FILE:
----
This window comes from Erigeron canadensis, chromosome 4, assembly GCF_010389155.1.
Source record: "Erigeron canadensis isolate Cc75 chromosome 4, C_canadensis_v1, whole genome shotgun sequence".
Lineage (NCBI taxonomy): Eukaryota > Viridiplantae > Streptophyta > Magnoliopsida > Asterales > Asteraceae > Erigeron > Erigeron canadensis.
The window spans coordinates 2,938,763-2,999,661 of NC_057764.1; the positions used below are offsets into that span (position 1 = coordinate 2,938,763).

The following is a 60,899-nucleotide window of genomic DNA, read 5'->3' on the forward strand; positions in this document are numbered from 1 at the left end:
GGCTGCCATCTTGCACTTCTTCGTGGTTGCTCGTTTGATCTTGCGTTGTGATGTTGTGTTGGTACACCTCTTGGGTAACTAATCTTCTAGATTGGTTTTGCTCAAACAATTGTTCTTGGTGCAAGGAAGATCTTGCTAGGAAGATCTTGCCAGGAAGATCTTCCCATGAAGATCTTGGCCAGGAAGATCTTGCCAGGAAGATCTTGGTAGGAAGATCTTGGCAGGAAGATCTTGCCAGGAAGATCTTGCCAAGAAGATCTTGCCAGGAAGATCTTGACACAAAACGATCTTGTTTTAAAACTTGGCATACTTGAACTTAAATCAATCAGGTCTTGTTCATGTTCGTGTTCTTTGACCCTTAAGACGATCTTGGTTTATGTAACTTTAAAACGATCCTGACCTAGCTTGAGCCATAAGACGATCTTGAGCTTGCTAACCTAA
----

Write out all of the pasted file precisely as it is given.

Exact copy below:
This window comes from Erigeron canadensis, chromosome 4, assembly GCF_010389155.1.
Source record: "Erigeron canadensis isolate Cc75 chromosome 4, C_canadensis_v1, whole genome shotgun sequence".
Lineage (NCBI taxonomy): Eukaryota > Viridiplantae > Streptophyta > Magnoliopsida > Asterales > Asteraceae > Erigeron > Erigeron canadensis.
The window spans coordinates 2,938,763-2,999,661 of NC_057764.1; the positions used below are offsets into that span (position 1 = coordinate 2,938,763).

The following is a 60,899-nucleotide window of genomic DNA, read 5'->3' on the forward strand; positions in this document are numbered from 1 at the left end:
GGCTGCCATCTTGCACTTCTTCGTGGTTGCTCGTTTGATCTTGCGTTGTGATGTTGTGTTGGTACACCTCTTGGGTAACTAATCTTCTAGATTGGTTTTGCTCAAACAATTGTTCTTGGTGCAAGGAAGATCTTGCTAGGAAGATCTTGCCAGGAAGATCTTCCCATGAAGATCTTGGCCAGGAAGATCTTGCCAGGAAGATCTTGGTAGGAAGATCTTGGCAGGAAGATCTTGCCAGGAAGATCTTGCCAAGAAGATCTTGCCAGGAAGATCTTGACACAAAACGATCTTGTTTTAAAACTTGGCATACTTGAACTTAAATCAATCAGGTCTTGTTCATGTTCGTGTTCTTTGACCCTTAAGACGATCTTGGTTTATGTAACTTTAAAACGATCCTGACCTAGCTTGAGCCATAAGACGATCTTGAGCTTGCTAACCTAA